On Life, and A Song…

For the WordPress Discover Challenge Prompt: Song

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1995 was an interesting time to be young and Christian. DC Talk, The Newsboys and Audio Adrenaline were at various stages in their evolution from being the niche interest of church youth groups to becoming recognisable by mainstream music lovers. Seemingly out of the blue, Christian Contemporary Music was on its way to acquiring a sort of coolness that the work of the likes of Larry Norman and Rich Mullins had deserved but somehow never achieved.  In my corner of the world, Hosanna Music‘s body of work was the rave, a slew of live worship albums including a couple recorded in post apartheid South Africa (Tom Inglis’ We Are One and Lionel Petersen’s Rejoice Africa) building on a collection that included several offerings from the likes of of Ron Kenoly, Don Moen, Bob Fitts and Randy Rothwell.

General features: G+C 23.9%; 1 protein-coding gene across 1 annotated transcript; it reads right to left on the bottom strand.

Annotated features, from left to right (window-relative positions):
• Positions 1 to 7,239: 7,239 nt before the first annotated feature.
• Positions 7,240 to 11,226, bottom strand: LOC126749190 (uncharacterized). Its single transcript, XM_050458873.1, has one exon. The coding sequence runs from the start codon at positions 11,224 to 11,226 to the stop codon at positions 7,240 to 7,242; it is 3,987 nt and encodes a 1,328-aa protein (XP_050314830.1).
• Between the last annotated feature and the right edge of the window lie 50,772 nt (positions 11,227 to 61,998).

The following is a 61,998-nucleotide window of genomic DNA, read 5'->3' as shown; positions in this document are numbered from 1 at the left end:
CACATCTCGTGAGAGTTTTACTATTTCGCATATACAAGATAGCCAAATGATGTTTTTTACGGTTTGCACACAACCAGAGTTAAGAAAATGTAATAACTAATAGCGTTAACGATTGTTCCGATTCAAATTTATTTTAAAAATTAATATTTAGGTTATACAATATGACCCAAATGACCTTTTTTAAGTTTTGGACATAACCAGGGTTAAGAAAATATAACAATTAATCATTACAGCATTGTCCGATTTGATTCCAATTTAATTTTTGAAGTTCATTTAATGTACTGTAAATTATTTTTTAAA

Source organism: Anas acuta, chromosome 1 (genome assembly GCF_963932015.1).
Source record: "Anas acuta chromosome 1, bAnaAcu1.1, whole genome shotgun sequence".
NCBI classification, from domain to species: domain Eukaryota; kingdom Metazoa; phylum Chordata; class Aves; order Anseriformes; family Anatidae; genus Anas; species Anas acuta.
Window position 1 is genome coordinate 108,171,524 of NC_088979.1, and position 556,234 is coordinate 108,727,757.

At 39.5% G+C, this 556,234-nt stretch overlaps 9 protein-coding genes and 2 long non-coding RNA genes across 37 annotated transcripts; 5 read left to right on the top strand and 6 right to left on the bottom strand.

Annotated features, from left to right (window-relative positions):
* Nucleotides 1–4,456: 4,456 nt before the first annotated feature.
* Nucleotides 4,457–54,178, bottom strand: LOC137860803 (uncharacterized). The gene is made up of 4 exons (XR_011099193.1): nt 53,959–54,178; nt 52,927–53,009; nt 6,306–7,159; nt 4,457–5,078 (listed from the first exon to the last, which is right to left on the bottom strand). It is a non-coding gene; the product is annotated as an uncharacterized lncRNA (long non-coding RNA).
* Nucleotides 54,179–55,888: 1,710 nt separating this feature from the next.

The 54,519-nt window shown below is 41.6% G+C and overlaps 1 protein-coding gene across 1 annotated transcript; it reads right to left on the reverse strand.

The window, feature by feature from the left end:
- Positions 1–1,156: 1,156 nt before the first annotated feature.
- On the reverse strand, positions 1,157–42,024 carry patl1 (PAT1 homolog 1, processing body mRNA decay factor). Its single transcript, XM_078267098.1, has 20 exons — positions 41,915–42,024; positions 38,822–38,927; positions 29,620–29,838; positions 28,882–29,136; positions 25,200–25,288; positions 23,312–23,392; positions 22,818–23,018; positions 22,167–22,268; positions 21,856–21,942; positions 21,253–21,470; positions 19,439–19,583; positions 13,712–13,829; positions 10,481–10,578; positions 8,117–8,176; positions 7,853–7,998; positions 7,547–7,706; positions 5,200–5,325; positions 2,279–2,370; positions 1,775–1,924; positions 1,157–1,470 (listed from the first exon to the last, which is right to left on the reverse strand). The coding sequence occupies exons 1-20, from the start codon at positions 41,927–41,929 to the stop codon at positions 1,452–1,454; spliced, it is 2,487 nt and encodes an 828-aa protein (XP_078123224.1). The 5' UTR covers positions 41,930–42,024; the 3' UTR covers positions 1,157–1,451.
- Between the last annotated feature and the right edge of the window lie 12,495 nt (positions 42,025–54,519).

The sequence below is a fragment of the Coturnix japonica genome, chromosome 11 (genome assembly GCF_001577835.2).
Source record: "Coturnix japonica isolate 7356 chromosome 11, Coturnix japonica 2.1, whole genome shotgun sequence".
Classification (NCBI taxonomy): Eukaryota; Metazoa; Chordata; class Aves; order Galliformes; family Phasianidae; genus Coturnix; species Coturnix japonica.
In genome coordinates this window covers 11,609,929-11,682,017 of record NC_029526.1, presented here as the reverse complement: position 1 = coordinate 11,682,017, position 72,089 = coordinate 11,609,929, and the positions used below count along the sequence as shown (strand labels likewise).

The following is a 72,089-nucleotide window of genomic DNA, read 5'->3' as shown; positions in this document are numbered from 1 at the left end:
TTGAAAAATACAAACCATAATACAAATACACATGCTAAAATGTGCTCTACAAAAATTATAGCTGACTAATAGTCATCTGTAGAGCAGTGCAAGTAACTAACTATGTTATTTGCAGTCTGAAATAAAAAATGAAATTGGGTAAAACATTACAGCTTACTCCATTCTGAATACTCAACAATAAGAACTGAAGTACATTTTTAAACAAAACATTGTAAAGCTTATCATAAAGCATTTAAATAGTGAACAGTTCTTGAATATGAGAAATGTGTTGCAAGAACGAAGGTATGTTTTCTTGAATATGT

At the time we lived in a little, four bed house on the corner of 3rd and 12th streets, one of a number of identikit pre-fabricated buildings in what passed for the University Senior Staff Quarters at the time. These, meant as temporary housing at the time the University was founded, had taken on an unplanned permanence, dried up funds meaning that the grand plans for a permanent site across town for both University and staff housing were scaled down significantly.